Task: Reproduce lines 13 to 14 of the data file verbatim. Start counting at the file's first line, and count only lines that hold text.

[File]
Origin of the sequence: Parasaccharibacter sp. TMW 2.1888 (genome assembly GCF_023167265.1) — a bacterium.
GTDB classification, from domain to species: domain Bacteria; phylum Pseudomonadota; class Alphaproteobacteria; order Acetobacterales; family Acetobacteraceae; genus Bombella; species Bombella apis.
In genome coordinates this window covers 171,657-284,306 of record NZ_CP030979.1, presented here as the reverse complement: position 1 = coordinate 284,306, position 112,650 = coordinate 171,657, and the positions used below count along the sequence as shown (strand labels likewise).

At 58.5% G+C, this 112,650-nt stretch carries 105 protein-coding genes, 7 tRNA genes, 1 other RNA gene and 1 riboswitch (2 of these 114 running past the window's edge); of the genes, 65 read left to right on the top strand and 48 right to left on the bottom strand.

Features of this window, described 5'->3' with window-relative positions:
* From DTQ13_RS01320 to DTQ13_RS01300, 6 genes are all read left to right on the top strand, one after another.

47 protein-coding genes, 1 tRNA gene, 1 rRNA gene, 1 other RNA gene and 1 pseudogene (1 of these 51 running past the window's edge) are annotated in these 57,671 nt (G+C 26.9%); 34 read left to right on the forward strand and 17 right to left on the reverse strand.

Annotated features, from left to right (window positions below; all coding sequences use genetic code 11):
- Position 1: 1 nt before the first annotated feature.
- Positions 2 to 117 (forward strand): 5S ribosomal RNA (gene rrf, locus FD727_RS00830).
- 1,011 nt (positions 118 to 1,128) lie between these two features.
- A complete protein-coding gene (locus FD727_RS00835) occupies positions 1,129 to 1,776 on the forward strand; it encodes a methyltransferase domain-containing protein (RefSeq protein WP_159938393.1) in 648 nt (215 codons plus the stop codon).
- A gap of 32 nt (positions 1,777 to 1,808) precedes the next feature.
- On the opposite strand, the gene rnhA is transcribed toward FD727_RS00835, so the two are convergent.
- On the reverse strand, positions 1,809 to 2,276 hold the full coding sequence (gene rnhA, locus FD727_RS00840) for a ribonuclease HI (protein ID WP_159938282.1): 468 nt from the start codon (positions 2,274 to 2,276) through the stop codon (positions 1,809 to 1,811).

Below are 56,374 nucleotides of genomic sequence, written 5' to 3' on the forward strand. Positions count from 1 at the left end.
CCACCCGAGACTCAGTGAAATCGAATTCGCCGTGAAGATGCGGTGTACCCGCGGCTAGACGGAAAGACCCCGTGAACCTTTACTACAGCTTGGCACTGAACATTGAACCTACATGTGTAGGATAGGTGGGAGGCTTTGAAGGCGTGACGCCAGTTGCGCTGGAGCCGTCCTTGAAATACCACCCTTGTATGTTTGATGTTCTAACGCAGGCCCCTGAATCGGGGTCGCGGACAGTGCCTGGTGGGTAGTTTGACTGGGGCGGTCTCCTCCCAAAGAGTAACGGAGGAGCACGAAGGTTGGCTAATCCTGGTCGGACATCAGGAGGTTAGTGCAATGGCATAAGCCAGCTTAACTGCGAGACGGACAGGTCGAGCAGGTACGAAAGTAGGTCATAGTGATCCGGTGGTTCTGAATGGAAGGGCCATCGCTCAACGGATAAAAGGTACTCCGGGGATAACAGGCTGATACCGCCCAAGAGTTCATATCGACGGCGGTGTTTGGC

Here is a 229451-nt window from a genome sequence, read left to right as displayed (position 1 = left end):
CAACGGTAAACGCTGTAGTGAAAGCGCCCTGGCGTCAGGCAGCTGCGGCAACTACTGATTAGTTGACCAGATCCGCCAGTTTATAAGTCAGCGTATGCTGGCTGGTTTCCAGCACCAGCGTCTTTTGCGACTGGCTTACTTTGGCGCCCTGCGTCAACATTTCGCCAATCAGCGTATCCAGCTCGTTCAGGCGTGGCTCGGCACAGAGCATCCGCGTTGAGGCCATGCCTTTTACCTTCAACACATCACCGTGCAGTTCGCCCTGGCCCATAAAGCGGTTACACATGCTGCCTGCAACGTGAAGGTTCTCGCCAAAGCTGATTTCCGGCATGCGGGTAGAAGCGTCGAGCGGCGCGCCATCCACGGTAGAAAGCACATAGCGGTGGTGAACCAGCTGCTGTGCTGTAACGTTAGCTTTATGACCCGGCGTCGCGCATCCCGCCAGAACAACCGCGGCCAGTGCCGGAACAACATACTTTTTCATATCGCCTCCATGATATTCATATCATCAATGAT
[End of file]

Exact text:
- A gap of 32 nt (positions 1,777 to 1,808) precedes the next feature.
- On the opposite strand, the gene rnhA is transcribed toward FD727_RS00835, so the two are convergent.